During the movement, many people allow their elbows to flail back and forth. While you could technically lift more weight using this momentum, you are really utilizing your lats to finish the move.
Keep your elbows tucked in and you will feel a far greater tricep contraction if you want to emphasize your triceps.
3. Using Your Back Too Much
You really should not bend over at the back and shoulders just to force the weight down. To ensure your triceps are fully engaged, lean forward slightly while pushing down and allow your knees to bend a little as you push down. This position pretty much ensures you’re working all of your muscle’s muscles equally.
4. Elbows Flaring Out
The notorious elbow flare out is another example of an elbow mistake. The chest and shoulder muscles take over when the elbows flare to the side. As a result, the triceps pushdown movement resembles a jackhammer which you might’ve guessed by now is no good.
If you want to develop your triceps muscle effectively, you must follow proper technique and form.
5. Curling the Wrists
Many people curl their wrists at the bottom of each pushdown in order to make it appear as if they are doing a more “comprehensive” repetition. In fact, curling your wrist takes tension off your triceps and puts unwanted strain on your wrist.
Make sure your wrist remains neutral throughout each repetition!
Modifications and Variations
If your gym has a cable and pulley machine similar to the one used in this workout, it will almost certainly have a variety of grip attachments. You may come across a straight bar, or one with curves in it, such as the E-Z bar and V-angled bar. These are used in the same manner, but you’ll discover one more comfortable to use than the next.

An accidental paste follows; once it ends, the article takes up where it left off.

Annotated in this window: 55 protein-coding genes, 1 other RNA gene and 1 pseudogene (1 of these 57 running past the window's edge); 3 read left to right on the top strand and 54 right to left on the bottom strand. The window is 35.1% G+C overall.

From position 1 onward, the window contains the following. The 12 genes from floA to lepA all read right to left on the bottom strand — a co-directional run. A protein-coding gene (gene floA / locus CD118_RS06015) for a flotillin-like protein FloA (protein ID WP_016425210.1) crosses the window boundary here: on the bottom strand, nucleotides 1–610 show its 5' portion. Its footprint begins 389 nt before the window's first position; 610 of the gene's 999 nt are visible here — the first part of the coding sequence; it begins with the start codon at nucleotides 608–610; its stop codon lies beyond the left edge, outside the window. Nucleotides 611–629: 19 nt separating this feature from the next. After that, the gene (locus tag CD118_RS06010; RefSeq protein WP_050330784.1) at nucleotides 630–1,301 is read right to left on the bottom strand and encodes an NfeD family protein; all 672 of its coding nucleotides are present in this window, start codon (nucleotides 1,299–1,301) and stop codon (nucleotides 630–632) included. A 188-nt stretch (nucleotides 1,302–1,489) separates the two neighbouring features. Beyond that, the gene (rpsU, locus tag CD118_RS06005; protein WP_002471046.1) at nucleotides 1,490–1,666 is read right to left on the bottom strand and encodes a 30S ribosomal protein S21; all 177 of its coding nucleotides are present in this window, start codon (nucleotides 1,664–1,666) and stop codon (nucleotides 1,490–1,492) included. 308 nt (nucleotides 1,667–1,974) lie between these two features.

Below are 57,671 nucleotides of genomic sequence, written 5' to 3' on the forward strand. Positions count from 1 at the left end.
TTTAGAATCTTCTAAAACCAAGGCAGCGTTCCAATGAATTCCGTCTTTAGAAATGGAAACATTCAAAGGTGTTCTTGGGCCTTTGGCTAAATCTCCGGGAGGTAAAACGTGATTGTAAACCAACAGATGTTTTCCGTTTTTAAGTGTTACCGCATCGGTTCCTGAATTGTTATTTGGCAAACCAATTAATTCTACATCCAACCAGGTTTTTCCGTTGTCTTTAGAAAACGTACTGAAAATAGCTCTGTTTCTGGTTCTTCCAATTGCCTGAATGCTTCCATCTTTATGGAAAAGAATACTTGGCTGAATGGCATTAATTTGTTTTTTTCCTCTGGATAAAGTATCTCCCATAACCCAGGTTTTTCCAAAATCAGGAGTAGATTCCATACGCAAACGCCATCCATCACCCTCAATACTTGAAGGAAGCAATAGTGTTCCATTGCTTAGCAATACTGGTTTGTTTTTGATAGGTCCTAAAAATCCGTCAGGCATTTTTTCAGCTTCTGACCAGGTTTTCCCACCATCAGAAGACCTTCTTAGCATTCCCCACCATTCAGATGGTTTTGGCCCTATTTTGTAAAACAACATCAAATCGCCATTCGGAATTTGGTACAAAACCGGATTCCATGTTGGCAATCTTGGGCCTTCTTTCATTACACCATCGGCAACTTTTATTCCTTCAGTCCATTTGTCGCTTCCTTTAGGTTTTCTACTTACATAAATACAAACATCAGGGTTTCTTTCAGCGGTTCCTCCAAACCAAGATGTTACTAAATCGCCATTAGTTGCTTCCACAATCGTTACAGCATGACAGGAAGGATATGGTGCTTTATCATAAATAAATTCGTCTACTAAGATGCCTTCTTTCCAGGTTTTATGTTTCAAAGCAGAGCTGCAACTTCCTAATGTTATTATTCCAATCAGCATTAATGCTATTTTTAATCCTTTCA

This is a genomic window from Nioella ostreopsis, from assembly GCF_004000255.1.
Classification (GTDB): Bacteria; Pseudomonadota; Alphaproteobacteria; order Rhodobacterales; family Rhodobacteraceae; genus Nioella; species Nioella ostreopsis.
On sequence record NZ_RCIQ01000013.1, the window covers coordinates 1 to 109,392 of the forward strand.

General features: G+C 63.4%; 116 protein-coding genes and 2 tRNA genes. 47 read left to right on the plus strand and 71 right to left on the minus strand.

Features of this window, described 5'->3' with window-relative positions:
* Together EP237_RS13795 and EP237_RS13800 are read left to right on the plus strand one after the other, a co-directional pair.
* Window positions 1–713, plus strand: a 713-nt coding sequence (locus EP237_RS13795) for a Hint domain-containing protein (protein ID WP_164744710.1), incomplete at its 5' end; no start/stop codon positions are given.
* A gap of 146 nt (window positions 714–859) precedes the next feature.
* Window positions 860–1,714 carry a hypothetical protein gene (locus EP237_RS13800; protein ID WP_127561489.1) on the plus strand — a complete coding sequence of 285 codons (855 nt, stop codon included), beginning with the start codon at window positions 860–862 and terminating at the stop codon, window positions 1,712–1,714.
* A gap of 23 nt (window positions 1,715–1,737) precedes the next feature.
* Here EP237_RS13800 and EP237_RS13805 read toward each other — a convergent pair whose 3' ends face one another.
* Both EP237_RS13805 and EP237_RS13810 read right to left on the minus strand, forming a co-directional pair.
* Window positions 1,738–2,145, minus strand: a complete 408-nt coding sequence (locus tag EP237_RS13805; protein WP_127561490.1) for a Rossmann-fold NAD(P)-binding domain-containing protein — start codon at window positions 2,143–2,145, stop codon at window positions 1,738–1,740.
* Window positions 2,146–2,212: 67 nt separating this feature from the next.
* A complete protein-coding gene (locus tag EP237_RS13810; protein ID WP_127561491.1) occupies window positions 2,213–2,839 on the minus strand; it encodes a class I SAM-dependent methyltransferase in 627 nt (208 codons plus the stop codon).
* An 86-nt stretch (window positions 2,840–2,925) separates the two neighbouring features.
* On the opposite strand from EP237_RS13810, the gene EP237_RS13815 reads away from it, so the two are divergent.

Use a resistance band to perform this exercise at home, while traveling or if your gym doesn’t have a pushdown machine. You’ll also need a strong overhead support, such as a metal bar, pole, or hook.
Secure the band around the secure point (at least at chin-height, if not over your head). Using the same form you would on a cable machine, grip the band’s ends and execute the triceps pushdown exercise.
One-handed or two-handed triceps pushdowns are both options. Whether you’re on a machine or using a resistance band, a two-handed modification will work. Slow down and focus on correcting incorrect form when doing one arm at a time. It’s also helpful if you have one arm that’s recovering from an injury or one side is typically weaker than the other.
Triceps Pushdown Alternatives
If you like the triceps pushdown, take a look at these additional triceps exercises to round out your regimen:
Lie down on a flat bench with your feet planted firmly to the floor. With your palms facing each other, hold the dumbbells over your chest and engage your core.
With your elbows kept in one spot, hinge your elbows to lower the dumbbells just behind your ears.
Extend your arms back into the straight posture at the top by contracting your triceps. Repeat!
2. Close-Grip Bench Press
The close grip bench press engages your triceps far more than the conventional bench press. Lower the weight to just below your chest and squeeze your triceps to push upwards. Repeat!
3. Overhead Triceps Extension
Assume a standing posture with your feet about shoulder width apart. Lower the weight slowly until your elbows and forearms form a 90-degree angle, keeping your elbows tucked in and your arms close to your head.
Keep your upper arms still and let your forearms move. Next, using your triceps, push the dumbbells up in a controlled manner to the starting position.